1. ## Newton's Method

I'm working on two problems that I need help on.

(1) The radius of a circle is to be measured and its area computed. If the radius can be measured to an accuracy of 0.001 in and the area must be accurate to 0.1in^2, estimate the maximum radius for which this process can be used.

(2) If pV=20 and p is measured as $\displaystyle 5\pm0.02$, estimate V.

Here are the formulas I have been using for these problems (out of Schaum's Calculus, 4th ed.):

$\displaystyle f(x+\Delta x) \sim f(x)+\dot f(x)*\Delta x)$

$\displaystyle \displaystyle x_{n+1}=x_n+\frac{f(x_n)}{f\prime(x_n)}$

I'm not requesting that someone work out the problems for me, just help me with where to start. Thanks

2. Originally Posted by dbakeg00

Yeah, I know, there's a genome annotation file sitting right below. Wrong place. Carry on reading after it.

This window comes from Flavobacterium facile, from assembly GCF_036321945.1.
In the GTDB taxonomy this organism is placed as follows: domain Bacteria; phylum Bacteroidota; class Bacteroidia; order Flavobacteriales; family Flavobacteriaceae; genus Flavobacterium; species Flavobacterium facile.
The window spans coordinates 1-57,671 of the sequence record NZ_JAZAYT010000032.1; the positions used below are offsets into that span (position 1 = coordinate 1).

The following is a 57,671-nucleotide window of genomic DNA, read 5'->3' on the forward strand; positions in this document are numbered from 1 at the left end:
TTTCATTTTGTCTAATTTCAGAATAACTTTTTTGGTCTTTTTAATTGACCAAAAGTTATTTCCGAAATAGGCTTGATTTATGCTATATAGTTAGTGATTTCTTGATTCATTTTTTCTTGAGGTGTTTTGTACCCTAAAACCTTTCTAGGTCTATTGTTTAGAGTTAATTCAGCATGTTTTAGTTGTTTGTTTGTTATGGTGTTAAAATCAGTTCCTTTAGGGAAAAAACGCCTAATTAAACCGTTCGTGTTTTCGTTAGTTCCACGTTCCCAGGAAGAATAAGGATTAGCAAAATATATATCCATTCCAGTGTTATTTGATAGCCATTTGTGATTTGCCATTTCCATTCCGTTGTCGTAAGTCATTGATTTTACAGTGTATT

I'm working on two problems that I need help on.

(1) The radius of a circle is to be measured and its area computed. If the radius can be measured to an accuracy of 0.001 in and the area must be accurate to 0.1in^2, estimate the maximum radius for which this process can be used.
Let the radius be $\displaystyle $$r and error in measuring it be \displaystyle$$ e$ so the measured radius is $\displaystyle \hat{r}=r+e$, then the computed area from the measumenet is:

$\displaystyle \hat{A}=\pi \hat{r}^2=\pi (r+e)^2=\pi r^2+ \pi (2r\; e+e^2)=A+ \pi (2r\; e+e^2)$

So the error in the area is $\displaystyle \pi (2r\; e+e^2)$ and if $\displaystyle e=0.001$ units and the error is the area is $\displaystyle 0.1$ sq-units then:

$\displaystyle \pi (2\times 0.001 r+0.001^2)=0.1$

so:

$\displaystyle r=\frac{0.1}{2 \times 0.001}-\frac{0.001}{2}\approx 50$

Alternatively you use $\displaystyle A=f(r)=\pi r^2$, then:

$\displaystyle A =f(r) \approx f(\hat{r}) - ef'(\hat{r})=\hat{A} -e f'(\hat{r})$

Then if $\displaystyle $$u is the maximum permissible error in \displaystyle$$ A$ you solve $\displaystyle u=|ef'(\hat{r})|$

Which is equivalent to the earlier method when the $\displaystyle e^2$ terms are ignored. This later method has the advantage that it will still work for more complicated functions (and in particular the function in the next question).

CB